Marina Stanimirovic is an artist born in Colombes, France in 1988. She studied technical and contemporary jewellery in France (2005-2011) and moved to the UK, where she completed a master at the Royal College of Arts in goldsmithing and silversmiting in 2013. After several years in London, she moved to Berlin, Germany, where she is currently living and working.
In her work, she is interested in power relations and how sovereign power and violence are inscribed on human and non-human bodies. Using biopolitics as a point of departure for her reflexion, she often disaggregates the human body into fragments in an allegorical manner, which she then reassembles into sound, sculptures and installations. Her emphasis on the usage of steel, aluminium, glass or silicone is an allusion to the built environment and how it is merging with the body. Through these industrial materials she refers to the standardisation of life and the precarisation of work in (late) modern capitalism (and neoliberalism). It is possible to read her works through Mark Fisher’s understanding of ‘hauntology’, who had borrowed the notion by Jacques Derrida as a ‘failure of the future,’ in the sense that the post-war utopian future had never been entirely reached.
Another important axis of her work is how traumata are handed over from one generation to the next, both on an individual and on a societal level. Investigating the dimension of collective traumata, she questions the supposed dualism between the individual and society, as well as family relations. In this sense, she considers collective traumata as a form of inheritance, which the individual has to deal with. This heritage can take the form of a ‘specter (…) by whom we feel ourselves watched, observed, surveyed, as if by the law: we are “before the law”, without any possible symmetry, without reciprocity.’ Pivotal to her research are questions of how much control every individual has, in order to shape her/his own present, future and behaviours and what role cultural imprint plays. Even more, she links collective traumata to biopower, insofar as violence remains reinforced on racialised, gendered and/or classified bodies.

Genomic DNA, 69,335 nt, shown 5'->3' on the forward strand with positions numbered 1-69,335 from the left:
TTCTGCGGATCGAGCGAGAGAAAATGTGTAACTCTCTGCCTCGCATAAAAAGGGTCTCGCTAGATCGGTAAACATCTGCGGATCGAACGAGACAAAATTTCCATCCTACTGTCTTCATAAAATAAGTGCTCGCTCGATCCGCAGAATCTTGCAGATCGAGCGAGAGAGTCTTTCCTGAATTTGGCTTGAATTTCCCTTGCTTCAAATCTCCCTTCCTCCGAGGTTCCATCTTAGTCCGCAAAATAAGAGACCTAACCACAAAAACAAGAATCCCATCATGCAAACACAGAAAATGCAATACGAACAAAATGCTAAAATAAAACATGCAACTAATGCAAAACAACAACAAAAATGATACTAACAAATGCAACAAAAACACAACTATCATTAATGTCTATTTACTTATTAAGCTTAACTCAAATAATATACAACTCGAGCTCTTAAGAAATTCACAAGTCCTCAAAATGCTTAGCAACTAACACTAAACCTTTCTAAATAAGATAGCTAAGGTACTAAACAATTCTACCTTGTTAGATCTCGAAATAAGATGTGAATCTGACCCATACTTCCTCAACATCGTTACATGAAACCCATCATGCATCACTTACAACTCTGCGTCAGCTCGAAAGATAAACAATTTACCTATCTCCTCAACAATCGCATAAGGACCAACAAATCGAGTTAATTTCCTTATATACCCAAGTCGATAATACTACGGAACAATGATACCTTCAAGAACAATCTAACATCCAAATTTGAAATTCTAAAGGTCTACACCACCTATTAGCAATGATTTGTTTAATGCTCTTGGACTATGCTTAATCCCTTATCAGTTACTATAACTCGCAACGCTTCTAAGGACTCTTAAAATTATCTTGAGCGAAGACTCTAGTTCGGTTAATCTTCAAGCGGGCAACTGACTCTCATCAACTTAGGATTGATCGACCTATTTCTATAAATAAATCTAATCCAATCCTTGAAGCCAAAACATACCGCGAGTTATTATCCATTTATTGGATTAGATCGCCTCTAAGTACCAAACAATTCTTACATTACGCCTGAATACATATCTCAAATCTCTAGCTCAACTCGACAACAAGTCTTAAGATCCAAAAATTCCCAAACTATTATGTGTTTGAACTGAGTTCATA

In her exhibition ‘The animal behind your neck’ (11.04. – 31.05.2019) at Galerie Tator, Lyon, France, Marina Stanimirovic exposes several sculptures and a video and sound installation. On a first sight, her sculptures might appear filigree and subtle, while actually being fabricated out brut materials. Her work Dog is inspired by aesthetic accessories, which humans use, in order to domesticate and dress animals, such as a saddle for horses, bits or muzzles. It is composed out of two hand bent stainless steel sheets, with slits on its side. In this piece, she uses a very clear geometrical form language, in order to evoke her major reflexions on power relations. The sculptures are swallowing the soil and can be understood as presenting a battle. It is even possible to set one of the sculptures over the other one, manifesting competition and tensions of dependencies. The sculptures seem static, ‘on guard,’ in particular compared to the other works of her exhibition, which reveal more openness through her combination of steel with silicone rubber.
Marina Stanimirovic understands social relations as contingent, with a potential to be transformed. She is using space, sounds and materials as an exploration, not only as forms of protection and a measure of resilience, but even more, as potential forms of resistance, such as her sculpture Suspension. The heavy articulated plate out of stainless steel, formed with reliefs is attached to a large ribbon out of silicon rubber, which is fixed at the ceiling, letting the metal nearly seem frangible, and thereby highlighting that power relations can be deconstructed, as they are socially constructed.
The artist’s poem Under Guard is hidden behind a silicon blanket, transforming its rhythmical sequences of words into a choreography. In the bottom floor of the gallery is a video and sound installation Sense it, a loop of an internal jugular vein pulse filmed with a smart phone and projected on a matte zinc coated steel sheet. The sound piece is composed out of recorded sounds and vocals and highlights the fragility of (human) subsistence.
 Fisher, Mark, What is Hauntology?, in: Film Quarterly Vol.66 No.1, Fall 2012, pp. 16-24, p.16, JSTOR: https://www.jstor.org/stable/10.1525/fq.2012.66.1.16?seq=1#page_scan_tab_contents.
 Derrida, Jacques, Stiegler, Bernard, Spectographies, in: del Pilar Blanco, María, Peeren, Esther (ed.), The Spectralities Reader Ghosts and Haunting in Contemporary Cultural Theory, London, New York: Bloomsbury Academic, 2013, pp.37-52, p.41.